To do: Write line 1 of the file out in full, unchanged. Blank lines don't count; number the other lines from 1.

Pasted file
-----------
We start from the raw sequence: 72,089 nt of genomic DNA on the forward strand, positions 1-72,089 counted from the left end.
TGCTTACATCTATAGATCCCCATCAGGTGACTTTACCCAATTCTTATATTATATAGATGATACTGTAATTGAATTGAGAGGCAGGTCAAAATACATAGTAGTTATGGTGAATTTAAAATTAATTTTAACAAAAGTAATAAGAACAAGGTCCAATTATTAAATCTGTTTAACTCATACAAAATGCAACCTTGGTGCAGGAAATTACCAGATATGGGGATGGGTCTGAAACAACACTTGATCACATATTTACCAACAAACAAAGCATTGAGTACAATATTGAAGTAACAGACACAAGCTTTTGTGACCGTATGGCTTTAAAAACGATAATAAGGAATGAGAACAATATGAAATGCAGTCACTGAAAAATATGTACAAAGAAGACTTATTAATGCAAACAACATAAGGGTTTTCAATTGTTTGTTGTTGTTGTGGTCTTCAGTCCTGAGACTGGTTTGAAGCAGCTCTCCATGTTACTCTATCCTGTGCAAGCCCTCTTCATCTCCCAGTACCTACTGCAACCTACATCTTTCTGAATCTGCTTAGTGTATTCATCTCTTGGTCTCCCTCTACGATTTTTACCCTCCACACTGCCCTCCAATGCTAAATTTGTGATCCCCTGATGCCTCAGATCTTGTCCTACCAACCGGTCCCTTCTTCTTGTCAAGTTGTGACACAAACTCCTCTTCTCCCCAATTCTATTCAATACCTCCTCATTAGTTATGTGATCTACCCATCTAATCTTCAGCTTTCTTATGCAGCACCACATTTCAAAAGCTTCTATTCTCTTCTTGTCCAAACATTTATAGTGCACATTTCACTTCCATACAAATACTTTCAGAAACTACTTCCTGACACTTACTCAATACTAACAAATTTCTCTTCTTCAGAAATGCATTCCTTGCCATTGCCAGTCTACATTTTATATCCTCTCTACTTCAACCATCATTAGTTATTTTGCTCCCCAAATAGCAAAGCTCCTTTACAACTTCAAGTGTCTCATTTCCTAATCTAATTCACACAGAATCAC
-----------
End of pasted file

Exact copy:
We start from the raw sequence: 72,089 nt of genomic DNA on the forward strand, positions 1-72,089 counted from the left end.